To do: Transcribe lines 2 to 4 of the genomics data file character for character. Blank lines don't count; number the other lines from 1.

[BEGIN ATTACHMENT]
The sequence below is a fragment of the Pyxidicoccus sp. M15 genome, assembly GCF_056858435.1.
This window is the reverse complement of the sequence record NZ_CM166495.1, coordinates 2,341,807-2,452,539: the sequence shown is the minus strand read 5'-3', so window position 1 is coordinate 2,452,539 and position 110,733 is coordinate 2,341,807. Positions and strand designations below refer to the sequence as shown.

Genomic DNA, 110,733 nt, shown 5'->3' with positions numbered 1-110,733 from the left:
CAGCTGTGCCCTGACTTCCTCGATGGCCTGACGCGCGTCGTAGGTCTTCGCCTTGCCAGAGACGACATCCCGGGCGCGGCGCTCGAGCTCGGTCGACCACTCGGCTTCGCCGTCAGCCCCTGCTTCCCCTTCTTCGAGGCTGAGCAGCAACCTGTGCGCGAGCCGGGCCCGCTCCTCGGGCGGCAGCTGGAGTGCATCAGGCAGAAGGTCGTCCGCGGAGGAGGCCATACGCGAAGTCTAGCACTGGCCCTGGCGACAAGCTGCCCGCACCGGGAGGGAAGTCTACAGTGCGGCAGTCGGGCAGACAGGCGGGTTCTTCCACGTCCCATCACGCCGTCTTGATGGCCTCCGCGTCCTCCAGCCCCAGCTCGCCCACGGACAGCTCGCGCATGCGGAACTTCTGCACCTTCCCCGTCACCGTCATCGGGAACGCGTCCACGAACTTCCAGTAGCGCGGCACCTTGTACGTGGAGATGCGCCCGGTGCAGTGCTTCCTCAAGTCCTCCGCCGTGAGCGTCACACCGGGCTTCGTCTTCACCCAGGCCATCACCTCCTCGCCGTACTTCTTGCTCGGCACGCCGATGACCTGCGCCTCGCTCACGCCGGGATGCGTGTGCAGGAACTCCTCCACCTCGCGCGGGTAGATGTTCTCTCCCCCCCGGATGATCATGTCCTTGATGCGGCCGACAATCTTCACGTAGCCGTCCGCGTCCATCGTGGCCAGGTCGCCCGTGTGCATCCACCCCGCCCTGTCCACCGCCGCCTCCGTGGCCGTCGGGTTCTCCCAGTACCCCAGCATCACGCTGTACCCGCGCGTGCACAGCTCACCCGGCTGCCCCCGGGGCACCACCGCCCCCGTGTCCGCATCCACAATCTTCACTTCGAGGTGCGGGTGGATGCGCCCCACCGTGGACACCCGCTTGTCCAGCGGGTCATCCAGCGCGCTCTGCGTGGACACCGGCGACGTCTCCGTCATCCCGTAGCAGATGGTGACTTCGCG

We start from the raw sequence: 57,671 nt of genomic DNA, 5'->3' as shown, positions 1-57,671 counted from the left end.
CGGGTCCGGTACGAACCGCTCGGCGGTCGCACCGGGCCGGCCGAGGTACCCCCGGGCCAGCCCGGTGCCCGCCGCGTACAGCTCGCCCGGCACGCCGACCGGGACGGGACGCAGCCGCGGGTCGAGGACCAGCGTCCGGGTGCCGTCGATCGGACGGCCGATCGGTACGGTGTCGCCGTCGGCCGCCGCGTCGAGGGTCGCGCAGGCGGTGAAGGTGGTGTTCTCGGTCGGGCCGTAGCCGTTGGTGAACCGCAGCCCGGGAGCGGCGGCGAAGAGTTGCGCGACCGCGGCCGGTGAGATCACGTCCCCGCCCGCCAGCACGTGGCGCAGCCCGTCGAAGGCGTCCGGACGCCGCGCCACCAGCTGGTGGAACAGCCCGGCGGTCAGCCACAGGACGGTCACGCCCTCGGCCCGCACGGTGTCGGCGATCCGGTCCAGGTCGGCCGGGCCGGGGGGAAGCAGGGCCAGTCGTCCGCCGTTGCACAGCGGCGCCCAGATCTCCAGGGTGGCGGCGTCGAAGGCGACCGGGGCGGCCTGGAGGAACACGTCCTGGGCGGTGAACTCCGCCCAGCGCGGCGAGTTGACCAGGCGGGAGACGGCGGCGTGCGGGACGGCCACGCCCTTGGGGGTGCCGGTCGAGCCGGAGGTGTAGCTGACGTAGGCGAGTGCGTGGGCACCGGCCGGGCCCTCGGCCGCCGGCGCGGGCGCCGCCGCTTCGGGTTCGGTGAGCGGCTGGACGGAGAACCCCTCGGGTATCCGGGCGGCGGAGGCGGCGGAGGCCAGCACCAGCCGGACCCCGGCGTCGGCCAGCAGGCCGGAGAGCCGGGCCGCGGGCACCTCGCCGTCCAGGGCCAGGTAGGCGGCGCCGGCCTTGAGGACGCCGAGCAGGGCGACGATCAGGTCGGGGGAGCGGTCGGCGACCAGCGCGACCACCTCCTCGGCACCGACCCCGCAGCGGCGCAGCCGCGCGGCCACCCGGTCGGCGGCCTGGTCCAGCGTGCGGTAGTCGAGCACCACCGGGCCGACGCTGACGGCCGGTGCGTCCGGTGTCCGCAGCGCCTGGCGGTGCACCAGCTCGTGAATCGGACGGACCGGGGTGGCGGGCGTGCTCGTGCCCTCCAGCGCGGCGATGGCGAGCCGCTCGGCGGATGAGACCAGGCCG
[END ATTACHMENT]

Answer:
This window is the reverse complement of the sequence record NZ_CM166495.1, coordinates 2,341,807-2,452,539: the sequence shown is the minus strand read 5'-3', so window position 1 is coordinate 2,452,539 and position 110,733 is coordinate 2,341,807. Positions and strand designations below refer to the sequence as shown.

Genomic DNA, 110,733 nt, shown 5'->3' with positions numbered 1-110,733 from the left:
CAGCTGTGCCCTGACTTCCTCGATGGCCTGACGCGCGTCGTAGGTCTTCGCCTTGCCAGAGACGACATCCCGGGCGCGGCGCTCGAGCTCGGTCGACCACTCGGCTTCGCCGTCAGCCCCTGCTTCCCCTTCTTCGAGGCTGAGCAGCAACCTGTGCGCGAGCCGGGCCCGCTCCTCGGGCGGCAGCTGGAGTGCATCAGGCAGAAGGTCGTCCGCGGAGGAGGCCATACGCGAAGTCTAGCACTGGCCCTGGCGACAAGCTGCCCGCACCGGGAGGGAAGTCTACAGTGCGGCAGTCGGGCAGACAGGCGGGTTCTTCCACGTCCCATCACGCCGTCTTGATGGCCTCCGCGTCCTCCAGCCCCAGCTCGCCCACGGACAGCTCGCGCATGCGGAACTTCTGCACCTTCCCCGTCACCGTCATCGGGAACGCGTCCACGAACTTCCAGTAGCGCGGCACCTTGTACGTGGAGATGCGCCCGGTGCAGTGCTTCCTCAAGTCCTCCGCCGTGAGCGTCACACCGGGCTTCGTCTTCACCCAGGCCATCACCTCCTCGCCGTACTTCTTGCTCGGCACGCCGATGACCTGCGCCTCGCTCACGCCGGGATGCGTGTGCAGGAACTCCTCCACCTCGCGCGGGTAGATGTTCTCTCCCCCCCGGATGATCATGTCCTTGATGCGGCCGACAATCTTCACGTAGCCGTCCGCGTCCATCGTGGCCAGGTCGCCCGTGTGCATCCACCCCGCCCTGTCCACCGCCGCCTCCGTGGCCGTCGGGTTCTCCCAGTACCCCAGCATCACGCTGTACCCGCGCGTGCACAGCTCACCCGGCTGCCCCCGGGGCACCACCGCCCCCGTGTCCGCATCCACAATCTTCACTTCGAGGTGCGGGTGGATGCGCCCCACCGTGGACACCCGCTTGTCCAGCGGGTCATCCAGCGCGCTCTGCGTGGACACCGGCGACGTCTCCGTCATCCCGTAGCAGATGGTGACTTCGCG